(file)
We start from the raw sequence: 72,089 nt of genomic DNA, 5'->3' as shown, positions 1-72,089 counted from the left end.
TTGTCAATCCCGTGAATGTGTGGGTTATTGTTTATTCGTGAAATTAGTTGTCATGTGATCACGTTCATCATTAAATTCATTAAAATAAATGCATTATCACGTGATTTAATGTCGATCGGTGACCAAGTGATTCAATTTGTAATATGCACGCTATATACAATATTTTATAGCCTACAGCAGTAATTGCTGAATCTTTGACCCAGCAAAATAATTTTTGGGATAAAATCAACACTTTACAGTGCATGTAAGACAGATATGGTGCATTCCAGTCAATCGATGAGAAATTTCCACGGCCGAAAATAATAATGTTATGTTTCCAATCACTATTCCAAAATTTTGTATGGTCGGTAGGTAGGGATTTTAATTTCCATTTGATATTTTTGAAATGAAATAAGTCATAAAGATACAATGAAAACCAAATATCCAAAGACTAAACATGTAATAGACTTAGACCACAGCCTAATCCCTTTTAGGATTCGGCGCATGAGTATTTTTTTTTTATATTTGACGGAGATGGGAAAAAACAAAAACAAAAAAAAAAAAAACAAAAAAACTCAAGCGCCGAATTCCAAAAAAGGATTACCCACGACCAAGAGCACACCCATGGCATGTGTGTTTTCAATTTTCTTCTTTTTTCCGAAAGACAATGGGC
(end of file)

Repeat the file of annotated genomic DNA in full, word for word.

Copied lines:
We start from the raw sequence: 72,089 nt of genomic DNA, 5'->3' as shown, positions 1-72,089 counted from the left end.
TTGTCAATCCCGTGAATGTGTGGGTTATTGTTTATTCGTGAAATTAGTTGTCATGTGATCACGTTCATCATTAAATTCATTAAAATAAATGCATTATCACGTGATTTAATGTCGATCGGTGACCAAGTGATTCAATTTGTAATATGCACGCTATATACAATATTTTATAGCCTACAGCAGTAATTGCTGAATCTTTGACCCAGCAAAATAATTTTTGGGATAAAATCAACACTTTACAGTGCATGTAAGACAGATATGGTGCATTCCAGTCAATCGATGAGAAATTTCCACGGCCGAAAATAATAATGTTATGTTTCCAATCACTATTCCAAAATTTTGTATGGTCGGTAGGTAGGGATTTTAATTTCCATTTGATATTTTTGAAATGAAATAAGTCATAAAGATACAATGAAAACCAAATATCCAAAGACTAAACATGTAATAGACTTAGACCACAGCCTAATCCCTTTTAGGATTCGGCGCATGAGTATTTTTTTTTTATATTTGACGGAGATGGGAAAAAACAAAAACAAAAAAAAAAAAAACAAAAAAACTCAAGCGCCGAATTCCAAAAAAGGATTACCCACGACCAAGAGCACACCCATGGCATGTGTGTTTTCAATTTTCTTCTTTTTTCCGAAAGACAATGGGC